Freddie Mac has announced that the 30-year fixed-rate mortgage (FRM) averaged 3.33 percent with an average 0.7 point for the week ending April 2, 2020, down from last week
when it averaged 3.50 percent. A year ago at this time, the 30-year FRM averaged 4.08 percent.
COVID-19 fears have slowed down U.S. homebuyers as two weeks ago, mortgage apps took a 30 percent dive
as the COVID-19 pandemic began to grip the nation. This week, there was a slight uptick as mortgage applications increased 15.3 percent
over the previous week. Low rates continue to drive refinance activity, as 75.9 percent of total applications were from refinanced mortgages.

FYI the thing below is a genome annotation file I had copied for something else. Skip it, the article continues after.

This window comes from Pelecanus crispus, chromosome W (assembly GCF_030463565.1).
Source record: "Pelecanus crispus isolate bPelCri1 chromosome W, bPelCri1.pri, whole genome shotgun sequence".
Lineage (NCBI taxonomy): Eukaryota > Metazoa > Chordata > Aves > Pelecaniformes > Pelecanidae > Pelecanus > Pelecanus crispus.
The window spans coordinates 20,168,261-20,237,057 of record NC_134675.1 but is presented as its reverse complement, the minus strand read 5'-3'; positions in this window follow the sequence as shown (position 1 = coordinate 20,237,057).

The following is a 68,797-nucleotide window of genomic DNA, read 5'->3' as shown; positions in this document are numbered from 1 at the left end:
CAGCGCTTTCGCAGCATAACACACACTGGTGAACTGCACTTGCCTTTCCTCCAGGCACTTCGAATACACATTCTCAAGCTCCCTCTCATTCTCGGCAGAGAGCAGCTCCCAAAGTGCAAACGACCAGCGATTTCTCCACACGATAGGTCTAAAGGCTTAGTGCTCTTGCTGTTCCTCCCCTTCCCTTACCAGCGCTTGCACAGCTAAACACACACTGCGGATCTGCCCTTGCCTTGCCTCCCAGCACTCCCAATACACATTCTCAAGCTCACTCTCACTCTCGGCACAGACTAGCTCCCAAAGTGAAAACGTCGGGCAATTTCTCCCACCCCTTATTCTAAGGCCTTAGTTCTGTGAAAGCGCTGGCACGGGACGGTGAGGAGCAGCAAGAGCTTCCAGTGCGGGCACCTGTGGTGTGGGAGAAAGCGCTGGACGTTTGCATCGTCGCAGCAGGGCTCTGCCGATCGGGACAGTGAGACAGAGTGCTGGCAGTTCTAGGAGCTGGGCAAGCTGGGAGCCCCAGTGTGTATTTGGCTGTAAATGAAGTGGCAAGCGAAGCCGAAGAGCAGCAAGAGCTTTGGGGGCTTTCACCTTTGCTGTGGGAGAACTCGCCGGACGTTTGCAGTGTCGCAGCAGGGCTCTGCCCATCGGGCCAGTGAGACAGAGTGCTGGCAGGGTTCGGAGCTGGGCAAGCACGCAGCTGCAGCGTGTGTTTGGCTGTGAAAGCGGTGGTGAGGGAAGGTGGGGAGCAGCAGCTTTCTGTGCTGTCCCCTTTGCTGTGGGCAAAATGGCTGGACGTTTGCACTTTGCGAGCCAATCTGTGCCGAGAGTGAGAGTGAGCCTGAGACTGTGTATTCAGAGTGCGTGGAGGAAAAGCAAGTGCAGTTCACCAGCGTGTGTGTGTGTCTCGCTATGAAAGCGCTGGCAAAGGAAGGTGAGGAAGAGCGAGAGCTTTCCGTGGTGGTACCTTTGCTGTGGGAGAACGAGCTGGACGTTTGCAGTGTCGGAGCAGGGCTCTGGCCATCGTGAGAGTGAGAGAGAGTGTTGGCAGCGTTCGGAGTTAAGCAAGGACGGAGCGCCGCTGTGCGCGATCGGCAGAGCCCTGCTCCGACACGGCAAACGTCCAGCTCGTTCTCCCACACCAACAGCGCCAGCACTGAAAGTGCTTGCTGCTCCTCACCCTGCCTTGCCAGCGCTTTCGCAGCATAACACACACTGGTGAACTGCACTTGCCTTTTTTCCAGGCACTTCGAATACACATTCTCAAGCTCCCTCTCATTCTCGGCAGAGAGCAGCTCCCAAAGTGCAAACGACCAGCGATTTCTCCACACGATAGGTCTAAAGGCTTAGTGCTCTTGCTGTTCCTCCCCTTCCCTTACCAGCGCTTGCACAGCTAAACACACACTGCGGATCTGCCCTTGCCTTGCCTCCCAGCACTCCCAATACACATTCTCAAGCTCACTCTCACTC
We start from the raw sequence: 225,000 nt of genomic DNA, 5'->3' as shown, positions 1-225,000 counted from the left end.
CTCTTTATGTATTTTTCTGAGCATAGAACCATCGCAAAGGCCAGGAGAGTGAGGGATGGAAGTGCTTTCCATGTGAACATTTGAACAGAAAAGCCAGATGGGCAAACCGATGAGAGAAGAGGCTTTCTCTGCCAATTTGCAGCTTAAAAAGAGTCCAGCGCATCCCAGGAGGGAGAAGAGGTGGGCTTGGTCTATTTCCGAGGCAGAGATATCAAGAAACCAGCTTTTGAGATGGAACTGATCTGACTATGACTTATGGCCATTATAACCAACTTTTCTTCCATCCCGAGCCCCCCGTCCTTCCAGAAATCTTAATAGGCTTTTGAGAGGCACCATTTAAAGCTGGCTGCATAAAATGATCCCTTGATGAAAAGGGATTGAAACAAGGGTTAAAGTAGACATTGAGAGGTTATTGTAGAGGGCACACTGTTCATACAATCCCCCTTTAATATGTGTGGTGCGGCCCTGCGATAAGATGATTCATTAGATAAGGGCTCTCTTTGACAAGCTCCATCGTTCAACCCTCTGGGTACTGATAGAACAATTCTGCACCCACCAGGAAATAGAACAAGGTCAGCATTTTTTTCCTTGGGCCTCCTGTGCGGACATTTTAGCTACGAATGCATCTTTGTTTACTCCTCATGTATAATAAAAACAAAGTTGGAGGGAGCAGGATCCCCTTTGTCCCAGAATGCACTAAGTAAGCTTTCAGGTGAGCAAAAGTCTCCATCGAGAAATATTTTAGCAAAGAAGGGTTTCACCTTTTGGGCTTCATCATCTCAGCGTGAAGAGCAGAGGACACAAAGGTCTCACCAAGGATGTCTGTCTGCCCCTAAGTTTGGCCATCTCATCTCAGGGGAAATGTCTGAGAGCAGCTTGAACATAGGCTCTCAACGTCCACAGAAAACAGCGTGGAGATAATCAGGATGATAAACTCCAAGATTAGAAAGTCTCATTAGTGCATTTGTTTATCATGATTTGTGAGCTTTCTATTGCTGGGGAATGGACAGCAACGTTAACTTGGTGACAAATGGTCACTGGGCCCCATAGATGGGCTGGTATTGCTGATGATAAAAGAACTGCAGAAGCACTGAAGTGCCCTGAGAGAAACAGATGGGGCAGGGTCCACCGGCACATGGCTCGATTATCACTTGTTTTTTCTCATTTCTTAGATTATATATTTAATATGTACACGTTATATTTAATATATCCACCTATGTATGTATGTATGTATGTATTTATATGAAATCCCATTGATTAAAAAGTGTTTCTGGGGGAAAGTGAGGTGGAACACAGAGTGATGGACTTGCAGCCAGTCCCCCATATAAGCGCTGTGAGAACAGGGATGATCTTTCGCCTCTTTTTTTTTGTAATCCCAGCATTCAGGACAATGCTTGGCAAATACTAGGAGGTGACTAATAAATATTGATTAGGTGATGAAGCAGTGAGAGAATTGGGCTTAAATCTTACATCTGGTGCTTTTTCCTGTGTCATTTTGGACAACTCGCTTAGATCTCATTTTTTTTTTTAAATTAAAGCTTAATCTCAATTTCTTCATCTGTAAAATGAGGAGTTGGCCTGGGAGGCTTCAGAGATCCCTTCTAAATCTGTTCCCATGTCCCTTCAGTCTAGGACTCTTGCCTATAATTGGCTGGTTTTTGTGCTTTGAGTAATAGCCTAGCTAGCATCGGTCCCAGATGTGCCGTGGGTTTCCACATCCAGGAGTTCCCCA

“Mortgage rates have drifted down for two weeks in a row and that drop reflects improvements in market liquidity and sentiment,” said Sam Khater, Freddie Mac’s chief economist. “While the market has stabilized relative to prior weeks, homebuyer demand has declined in response to current economic conditions. The good news is that the pending economic stimulus is on the way and will provide support for both consumers and businesses.”
Freddie Mac’s Primary Mortgage Market Survey (PMMS) also showed that the 15-year fixed-rate mortgage averaged 2.82 percent, with an average 0.6 point, down from last week
when it averaged 2.92 percent. A year ago at this time, the 15-year FRM averaged 3.56 percent. The five-year Treasury-indexed hybrid adjustable-rate mortgage (ARM) averaged 3.40 percent with an average 0.3 point, up from last week
when it averaged 3.34 percent. A year ago at this time, the five-year ARM averaged 3.66 percent.